October 30, 2012

As night falls, 22,000 Mainers still without power

Maine missed the brunt of Hurricane Sandy, but people still faced significant outages and travel delays Tuesday.

By Staff Writers David Hench, Gillian Graham, Tom Bell and Jessica Hall

PORTLAND — Superstorm Sandy subsided Tuesday with Maine escaping the storm's most damaging path, but as night fell, many residents remained in the dark.

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Mountain Road in Falmouth was blocked to traffic starting at about 2 a.m. on Tuesday morning when a tree fell onto the road, bringing down a power line in the process. David and Laurie Janes say they heard the crash while in bed in their Falmouth home.

Gordon Chibroski / Staff Photographer

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The tailend of a SUV is perched on top of a postal mailbox in the aftermath of floods from Hurricane Sandy on Tuesday, Oct. 30, 2012, in Coney Island, N.Y. Maine didn't suffer nearly as bad of damage as other parts of country like New York and New Jersey, which were overrun with water and suffered billions in damage. (AP Photo/Bebeto Matthews)

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Historic power outages

  • Ice storm January 1998  275,000 peak outage count (A estimated 340,000 customers lost power -- not everyone lost power at the same time and some lost it twice); 2,600 broken poles
  • Ice storm December 2008  220,600 peak outage count; 170 broken poles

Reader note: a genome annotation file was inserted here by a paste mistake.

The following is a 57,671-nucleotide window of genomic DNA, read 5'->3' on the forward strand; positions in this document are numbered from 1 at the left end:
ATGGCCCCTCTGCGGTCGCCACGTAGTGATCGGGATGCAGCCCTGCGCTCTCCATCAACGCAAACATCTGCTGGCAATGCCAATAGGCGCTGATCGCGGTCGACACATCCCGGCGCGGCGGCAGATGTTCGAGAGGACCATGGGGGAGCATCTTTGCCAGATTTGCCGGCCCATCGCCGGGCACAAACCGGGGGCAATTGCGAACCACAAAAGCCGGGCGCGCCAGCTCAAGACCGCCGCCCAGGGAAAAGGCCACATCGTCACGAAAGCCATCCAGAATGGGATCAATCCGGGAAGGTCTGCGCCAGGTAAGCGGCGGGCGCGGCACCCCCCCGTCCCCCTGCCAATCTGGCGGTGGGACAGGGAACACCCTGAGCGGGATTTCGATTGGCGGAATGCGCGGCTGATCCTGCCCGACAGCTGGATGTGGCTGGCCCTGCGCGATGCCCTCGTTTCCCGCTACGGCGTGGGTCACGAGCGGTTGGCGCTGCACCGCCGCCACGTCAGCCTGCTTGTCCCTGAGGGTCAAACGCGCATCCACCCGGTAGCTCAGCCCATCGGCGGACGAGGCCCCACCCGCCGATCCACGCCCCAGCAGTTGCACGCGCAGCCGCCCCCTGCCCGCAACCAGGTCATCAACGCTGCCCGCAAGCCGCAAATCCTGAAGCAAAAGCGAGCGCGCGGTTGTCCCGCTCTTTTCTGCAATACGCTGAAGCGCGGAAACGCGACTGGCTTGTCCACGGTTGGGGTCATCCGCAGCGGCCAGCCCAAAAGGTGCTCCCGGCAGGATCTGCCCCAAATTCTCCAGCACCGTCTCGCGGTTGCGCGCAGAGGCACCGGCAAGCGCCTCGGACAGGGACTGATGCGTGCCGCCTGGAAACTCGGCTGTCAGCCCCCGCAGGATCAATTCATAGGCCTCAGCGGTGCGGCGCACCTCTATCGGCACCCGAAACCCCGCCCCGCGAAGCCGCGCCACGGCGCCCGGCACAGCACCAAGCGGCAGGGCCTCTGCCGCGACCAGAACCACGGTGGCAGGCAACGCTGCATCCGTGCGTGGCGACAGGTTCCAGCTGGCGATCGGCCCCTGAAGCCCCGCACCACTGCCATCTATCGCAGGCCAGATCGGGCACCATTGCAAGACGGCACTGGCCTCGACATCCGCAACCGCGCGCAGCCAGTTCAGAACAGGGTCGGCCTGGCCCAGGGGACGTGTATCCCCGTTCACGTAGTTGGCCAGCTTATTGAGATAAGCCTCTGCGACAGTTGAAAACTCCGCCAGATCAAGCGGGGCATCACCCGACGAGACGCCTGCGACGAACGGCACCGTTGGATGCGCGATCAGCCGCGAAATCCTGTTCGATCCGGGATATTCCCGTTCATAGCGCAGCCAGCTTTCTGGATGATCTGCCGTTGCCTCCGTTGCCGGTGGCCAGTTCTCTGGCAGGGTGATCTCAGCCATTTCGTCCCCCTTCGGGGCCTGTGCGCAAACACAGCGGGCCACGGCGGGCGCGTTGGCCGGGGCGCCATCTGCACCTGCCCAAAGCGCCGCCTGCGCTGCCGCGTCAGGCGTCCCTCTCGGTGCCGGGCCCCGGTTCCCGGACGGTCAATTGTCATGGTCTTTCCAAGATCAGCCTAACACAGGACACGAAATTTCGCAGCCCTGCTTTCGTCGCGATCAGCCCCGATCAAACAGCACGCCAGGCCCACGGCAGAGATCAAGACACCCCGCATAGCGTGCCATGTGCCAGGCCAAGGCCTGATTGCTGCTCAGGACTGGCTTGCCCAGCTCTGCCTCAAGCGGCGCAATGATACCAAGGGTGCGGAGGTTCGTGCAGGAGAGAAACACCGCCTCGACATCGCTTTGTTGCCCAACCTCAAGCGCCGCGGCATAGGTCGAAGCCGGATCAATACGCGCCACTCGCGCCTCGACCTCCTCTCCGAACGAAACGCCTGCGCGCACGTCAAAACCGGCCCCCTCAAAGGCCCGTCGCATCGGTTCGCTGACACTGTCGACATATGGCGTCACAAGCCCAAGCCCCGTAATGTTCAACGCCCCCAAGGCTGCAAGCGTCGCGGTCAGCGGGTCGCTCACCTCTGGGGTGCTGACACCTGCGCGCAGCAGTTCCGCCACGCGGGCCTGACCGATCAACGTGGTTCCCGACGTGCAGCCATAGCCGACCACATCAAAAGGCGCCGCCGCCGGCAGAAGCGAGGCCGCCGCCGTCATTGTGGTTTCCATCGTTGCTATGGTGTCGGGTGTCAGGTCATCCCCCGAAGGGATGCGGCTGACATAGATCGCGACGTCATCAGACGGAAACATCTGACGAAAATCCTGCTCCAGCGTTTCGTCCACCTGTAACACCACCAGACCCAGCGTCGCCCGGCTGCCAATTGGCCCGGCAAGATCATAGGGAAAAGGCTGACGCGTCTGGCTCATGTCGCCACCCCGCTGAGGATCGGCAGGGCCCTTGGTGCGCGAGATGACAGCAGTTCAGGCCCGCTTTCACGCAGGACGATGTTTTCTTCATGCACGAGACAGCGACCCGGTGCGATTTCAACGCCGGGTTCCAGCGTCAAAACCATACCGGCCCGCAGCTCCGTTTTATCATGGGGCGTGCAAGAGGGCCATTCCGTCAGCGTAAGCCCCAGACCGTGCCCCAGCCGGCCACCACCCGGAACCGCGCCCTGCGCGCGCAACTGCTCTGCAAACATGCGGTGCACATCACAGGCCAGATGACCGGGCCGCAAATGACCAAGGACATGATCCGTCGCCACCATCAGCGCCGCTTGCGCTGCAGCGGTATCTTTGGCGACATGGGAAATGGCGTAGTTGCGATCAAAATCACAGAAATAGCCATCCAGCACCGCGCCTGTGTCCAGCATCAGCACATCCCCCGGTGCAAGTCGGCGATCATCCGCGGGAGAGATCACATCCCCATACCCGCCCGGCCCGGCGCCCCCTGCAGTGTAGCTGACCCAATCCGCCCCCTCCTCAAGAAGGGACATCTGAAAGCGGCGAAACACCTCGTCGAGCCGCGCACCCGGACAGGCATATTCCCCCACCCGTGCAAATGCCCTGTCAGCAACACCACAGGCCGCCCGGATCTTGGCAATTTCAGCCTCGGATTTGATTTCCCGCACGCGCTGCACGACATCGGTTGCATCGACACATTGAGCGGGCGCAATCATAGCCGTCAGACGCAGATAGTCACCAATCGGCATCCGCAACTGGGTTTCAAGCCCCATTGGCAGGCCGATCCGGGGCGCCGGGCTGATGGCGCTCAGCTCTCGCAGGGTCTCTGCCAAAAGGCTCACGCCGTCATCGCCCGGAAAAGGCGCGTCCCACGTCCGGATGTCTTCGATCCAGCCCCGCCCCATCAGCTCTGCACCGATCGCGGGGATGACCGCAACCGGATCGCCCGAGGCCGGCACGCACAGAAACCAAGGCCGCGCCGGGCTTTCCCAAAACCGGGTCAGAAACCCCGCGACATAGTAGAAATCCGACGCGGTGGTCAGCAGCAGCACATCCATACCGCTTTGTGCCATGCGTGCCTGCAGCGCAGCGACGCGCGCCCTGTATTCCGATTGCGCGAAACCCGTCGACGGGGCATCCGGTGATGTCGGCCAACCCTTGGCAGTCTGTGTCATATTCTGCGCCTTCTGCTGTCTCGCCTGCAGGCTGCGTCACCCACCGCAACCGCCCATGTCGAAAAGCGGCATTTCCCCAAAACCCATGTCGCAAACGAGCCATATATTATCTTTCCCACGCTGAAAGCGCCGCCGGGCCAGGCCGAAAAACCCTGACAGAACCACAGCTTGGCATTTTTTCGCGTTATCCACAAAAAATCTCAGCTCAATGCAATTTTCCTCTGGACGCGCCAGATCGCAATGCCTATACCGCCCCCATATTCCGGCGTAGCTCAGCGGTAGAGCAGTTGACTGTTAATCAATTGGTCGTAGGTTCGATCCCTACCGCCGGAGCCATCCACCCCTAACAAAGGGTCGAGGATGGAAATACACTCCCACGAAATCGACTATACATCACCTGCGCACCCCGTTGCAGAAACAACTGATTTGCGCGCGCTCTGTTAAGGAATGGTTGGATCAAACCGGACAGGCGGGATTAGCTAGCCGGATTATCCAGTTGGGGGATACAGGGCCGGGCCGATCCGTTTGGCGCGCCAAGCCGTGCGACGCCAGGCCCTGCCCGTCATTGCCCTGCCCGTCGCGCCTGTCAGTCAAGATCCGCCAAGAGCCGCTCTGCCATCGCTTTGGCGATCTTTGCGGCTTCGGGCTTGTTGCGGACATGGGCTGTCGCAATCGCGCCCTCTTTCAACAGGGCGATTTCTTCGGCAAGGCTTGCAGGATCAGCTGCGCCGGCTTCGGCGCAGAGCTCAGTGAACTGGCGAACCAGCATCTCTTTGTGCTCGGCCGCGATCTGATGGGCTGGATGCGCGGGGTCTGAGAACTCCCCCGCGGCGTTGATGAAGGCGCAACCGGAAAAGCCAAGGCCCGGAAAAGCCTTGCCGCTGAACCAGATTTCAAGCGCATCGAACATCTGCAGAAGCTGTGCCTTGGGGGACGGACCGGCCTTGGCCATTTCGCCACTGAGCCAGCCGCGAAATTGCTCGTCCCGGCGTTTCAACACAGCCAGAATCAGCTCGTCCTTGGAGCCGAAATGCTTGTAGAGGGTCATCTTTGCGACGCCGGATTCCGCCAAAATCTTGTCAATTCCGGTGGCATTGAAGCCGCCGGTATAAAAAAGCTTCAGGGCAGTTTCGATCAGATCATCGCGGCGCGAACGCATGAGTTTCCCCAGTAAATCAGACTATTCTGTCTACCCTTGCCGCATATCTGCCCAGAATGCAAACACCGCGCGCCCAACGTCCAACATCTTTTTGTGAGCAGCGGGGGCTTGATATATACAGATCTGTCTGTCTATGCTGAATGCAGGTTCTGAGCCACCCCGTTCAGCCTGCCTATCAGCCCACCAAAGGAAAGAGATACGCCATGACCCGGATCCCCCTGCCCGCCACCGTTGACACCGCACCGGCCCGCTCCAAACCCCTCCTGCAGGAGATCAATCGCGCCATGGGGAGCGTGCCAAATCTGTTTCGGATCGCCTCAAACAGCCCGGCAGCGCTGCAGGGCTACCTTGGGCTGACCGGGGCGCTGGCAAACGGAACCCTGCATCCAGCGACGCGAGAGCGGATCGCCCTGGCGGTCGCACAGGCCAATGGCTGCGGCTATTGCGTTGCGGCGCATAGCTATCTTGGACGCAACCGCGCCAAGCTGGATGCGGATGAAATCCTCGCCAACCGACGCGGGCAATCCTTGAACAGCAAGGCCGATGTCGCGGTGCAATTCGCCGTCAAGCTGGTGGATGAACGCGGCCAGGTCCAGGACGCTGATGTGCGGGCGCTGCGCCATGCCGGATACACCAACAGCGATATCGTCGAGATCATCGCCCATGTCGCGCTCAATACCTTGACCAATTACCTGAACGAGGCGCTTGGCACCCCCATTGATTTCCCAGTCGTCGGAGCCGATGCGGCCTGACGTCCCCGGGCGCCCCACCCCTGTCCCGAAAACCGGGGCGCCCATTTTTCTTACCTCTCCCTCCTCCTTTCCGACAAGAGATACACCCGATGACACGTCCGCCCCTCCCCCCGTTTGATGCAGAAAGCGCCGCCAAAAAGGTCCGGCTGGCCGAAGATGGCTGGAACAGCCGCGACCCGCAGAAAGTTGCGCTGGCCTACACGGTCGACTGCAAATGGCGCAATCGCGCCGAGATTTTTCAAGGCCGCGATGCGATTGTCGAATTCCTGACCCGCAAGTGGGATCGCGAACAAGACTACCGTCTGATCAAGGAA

• Hurricane Gloria 1985  217,300 customers lost power; 350 broken poles
  • Hurricane Bob 1991  182,500 customers lost power; 279 broken poles
  • Winter storm February 2010  133,261 peak outage count; 350+ broken poles
  • Winter storm February 2009 130,316 peak outage count
  • Patriots Day storm April 2007 127,545 peak outage count
  • 'Snotober' October 2011 143,000 peak, 207,000 total outages
  • Hurricane Sandy  October 2012 88,250. peak outages; 146,300 total outages

Source: Central Maine Power

As of 8:25 p.m., Central Maine Power Co. reported that about 31,000 customers were still without power.But by 9:40 p.m., that number had been reduced to 21,871.

More than 159,000 customers lost power at some point during the storm.

"It is our hope that everyone should have their power back by no later than Thursday, and possibly sooner," CMP spokesman John Carroll said Tuesday evening.

Carroll said CMP expected to have power restored to most communities north of Augusta by Tuesday night, with the exception of some remote towns in northern Franklin County.

Carroll said Cumberland and York counties remained the hardest hit by outages. He attributed that to stronger winds off the ocean and more leaves on trees.

He said repair crews will in all likelihood head south to places such as New York and New Jersey to help with the restoration efforts once their work in Maine is completed.

While it might seem like it is taking a long time for some customers to get their power turned back on, Carroll said the restoration effort is on target.

"We're recovering from what might be a once-in-a-century event. We think we had a good (restoration) plan in place," he said.